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Recycle Man of India makes bricks out of Covid masks and protective suits

New Delhi, India - Masks and protective suits help to fight the pandemic but a lot of them end up in landfills.

Binish Desai presenting the material of his up-cycled brick (l.); Binish Desai visiting a landfill (r.).
Binish Desai presenting the material of his up-cycled brick (l.); Binish Desai visiting a landfill (r.).  © [email protected]

According to estimates by a team led by Joana Prata from the University of Aveiro in Portugal, 129 billion masks and 65 billion plastic gloves are used worldwide every month due to the coronavirus pandemic.

Dr Binish Desai from India is an innovator and Social Entrepreneur working on industrial waste recycling and management. He wanted to find a solution for the large amount of plastic waste ending up in our landfills. The 27-year-old, who is also called The Recycle Man of India, began experimenting with the used protective equipment and found a way to up-cycle it into bricks.

The bricks consist of disinfected and shredded blue or green surgical masks and protective suits, a waste product from paper production, and a binding agent.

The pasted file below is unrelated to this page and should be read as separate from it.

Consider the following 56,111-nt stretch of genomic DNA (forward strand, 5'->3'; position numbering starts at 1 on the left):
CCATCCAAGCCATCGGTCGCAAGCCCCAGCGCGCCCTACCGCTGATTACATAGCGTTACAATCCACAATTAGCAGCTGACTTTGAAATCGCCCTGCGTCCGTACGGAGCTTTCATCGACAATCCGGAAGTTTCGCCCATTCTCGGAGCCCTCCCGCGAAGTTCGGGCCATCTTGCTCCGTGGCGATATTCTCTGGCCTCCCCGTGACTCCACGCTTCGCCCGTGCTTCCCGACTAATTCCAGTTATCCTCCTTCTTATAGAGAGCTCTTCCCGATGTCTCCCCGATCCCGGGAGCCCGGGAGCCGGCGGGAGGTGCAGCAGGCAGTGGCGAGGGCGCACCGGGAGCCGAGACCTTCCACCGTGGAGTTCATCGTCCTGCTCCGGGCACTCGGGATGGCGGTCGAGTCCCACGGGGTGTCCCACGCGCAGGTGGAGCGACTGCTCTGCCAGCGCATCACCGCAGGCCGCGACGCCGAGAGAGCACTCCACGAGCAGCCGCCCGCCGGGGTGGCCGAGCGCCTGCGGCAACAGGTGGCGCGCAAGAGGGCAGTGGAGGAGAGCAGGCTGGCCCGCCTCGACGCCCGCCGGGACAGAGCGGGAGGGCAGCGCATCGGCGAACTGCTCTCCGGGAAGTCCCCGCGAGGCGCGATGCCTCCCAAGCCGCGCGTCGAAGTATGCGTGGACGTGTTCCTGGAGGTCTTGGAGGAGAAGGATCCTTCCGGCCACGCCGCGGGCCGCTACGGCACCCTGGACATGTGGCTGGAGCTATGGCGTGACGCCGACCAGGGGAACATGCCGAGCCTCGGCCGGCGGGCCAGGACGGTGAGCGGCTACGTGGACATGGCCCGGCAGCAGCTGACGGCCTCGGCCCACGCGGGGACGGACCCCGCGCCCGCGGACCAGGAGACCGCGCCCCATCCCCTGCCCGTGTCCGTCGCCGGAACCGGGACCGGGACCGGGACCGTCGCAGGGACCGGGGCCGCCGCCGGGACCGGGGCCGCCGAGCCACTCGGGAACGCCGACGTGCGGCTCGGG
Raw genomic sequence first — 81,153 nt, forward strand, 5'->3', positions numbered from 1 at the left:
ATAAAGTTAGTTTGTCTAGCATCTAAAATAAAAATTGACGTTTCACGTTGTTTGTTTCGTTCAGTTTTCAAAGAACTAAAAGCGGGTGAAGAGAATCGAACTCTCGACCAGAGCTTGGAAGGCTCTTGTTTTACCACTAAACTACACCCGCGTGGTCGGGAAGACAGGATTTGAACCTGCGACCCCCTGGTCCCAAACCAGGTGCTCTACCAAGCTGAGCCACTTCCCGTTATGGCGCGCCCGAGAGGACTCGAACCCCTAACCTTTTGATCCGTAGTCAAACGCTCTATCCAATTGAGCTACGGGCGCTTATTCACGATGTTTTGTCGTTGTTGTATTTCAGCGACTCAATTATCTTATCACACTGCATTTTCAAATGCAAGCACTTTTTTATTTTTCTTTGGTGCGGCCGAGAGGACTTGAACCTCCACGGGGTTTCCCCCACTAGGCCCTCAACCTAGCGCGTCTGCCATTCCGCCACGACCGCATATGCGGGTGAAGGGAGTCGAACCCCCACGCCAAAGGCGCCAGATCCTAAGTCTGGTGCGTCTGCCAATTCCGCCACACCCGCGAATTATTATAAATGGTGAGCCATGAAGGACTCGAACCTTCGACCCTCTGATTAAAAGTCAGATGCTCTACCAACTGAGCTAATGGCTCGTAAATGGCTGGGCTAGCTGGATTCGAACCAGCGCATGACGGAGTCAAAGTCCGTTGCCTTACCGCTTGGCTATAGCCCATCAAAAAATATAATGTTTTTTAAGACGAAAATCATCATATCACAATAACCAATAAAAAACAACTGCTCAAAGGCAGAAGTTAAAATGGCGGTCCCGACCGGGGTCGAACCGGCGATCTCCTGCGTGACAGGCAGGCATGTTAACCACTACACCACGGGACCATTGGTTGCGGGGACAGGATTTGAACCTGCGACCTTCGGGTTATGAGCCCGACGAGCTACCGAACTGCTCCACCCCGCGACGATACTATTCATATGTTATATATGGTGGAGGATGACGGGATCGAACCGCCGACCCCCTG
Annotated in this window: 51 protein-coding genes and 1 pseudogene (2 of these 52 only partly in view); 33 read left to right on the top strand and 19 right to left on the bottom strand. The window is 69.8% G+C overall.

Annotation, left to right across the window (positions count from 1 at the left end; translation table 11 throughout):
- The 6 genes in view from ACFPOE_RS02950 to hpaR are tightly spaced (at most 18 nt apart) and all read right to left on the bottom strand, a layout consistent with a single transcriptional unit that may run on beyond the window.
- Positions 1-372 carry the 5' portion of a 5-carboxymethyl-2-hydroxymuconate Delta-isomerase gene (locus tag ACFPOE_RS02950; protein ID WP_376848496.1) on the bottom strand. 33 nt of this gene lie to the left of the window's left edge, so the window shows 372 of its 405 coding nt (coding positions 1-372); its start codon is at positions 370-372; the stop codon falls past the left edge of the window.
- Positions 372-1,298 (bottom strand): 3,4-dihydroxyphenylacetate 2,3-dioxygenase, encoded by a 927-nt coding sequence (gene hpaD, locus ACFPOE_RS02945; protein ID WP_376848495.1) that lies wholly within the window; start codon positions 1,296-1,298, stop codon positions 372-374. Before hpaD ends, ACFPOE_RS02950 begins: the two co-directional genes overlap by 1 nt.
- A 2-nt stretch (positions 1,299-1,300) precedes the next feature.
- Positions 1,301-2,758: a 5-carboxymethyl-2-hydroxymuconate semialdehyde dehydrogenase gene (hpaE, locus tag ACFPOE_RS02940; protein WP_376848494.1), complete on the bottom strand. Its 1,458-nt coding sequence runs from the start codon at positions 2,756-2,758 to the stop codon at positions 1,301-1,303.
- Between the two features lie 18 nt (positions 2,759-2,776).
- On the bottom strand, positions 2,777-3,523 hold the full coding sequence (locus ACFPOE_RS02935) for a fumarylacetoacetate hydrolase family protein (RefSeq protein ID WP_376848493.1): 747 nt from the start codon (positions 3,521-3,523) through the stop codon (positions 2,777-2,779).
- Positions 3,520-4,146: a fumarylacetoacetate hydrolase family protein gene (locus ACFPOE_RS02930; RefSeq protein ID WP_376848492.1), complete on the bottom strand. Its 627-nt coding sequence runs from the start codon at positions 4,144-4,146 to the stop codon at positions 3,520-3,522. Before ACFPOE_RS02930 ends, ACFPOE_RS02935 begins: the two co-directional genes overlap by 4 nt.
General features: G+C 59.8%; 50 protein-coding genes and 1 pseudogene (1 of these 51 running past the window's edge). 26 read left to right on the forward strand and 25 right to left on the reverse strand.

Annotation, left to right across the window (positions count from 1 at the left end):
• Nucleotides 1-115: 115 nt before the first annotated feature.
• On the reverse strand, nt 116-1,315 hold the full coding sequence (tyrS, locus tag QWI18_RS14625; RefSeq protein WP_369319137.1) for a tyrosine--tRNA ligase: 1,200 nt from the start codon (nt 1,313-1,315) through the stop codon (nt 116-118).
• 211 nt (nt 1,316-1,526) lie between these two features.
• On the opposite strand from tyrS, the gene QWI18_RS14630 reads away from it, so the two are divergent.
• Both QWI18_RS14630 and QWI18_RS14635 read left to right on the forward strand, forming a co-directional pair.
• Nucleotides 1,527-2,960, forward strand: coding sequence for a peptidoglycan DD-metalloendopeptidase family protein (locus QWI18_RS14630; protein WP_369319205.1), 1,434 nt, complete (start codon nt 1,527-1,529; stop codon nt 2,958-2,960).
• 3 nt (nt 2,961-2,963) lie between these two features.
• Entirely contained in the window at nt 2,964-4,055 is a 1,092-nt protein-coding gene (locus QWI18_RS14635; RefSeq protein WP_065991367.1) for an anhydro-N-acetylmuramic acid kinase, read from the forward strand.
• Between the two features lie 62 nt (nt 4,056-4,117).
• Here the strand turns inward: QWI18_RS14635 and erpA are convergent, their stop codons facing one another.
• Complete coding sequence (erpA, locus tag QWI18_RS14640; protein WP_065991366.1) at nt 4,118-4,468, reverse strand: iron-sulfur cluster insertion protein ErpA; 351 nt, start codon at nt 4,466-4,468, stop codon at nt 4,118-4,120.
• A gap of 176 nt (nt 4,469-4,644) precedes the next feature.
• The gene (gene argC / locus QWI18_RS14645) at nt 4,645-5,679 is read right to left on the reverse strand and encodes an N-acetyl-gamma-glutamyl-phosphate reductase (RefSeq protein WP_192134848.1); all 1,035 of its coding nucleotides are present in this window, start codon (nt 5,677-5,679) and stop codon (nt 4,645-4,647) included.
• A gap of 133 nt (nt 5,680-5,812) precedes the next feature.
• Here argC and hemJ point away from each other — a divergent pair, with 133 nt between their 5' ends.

According to his own information, he has produced more than 45,000 bricks since the start of production in September, each of which costs around 4 cents.

They can be used in the construction of private houses and factories.

From landfill to construction site: bricks made of used protective equipment.
From landfill to construction site: bricks made of used protective equipment.  © [email protected]

Binish Desai wants a greener future

Desai said that "some customers first asked whether the building blocks contained the virus" but they were put at ease once he explained the manufacturing process to them.

He collects the masks, which contain synthetic fibers, and protective suits from hospitals and restaurants, among other places. Chirag Naik, who is using the stones to expand his factory, says that he wants to make a positive impact on the environment by using the bricks.

Binish Desai was 10 years old when he conducted his first experiment and 16 when he made his first brick using waste products.

Cover photo: [email protected]

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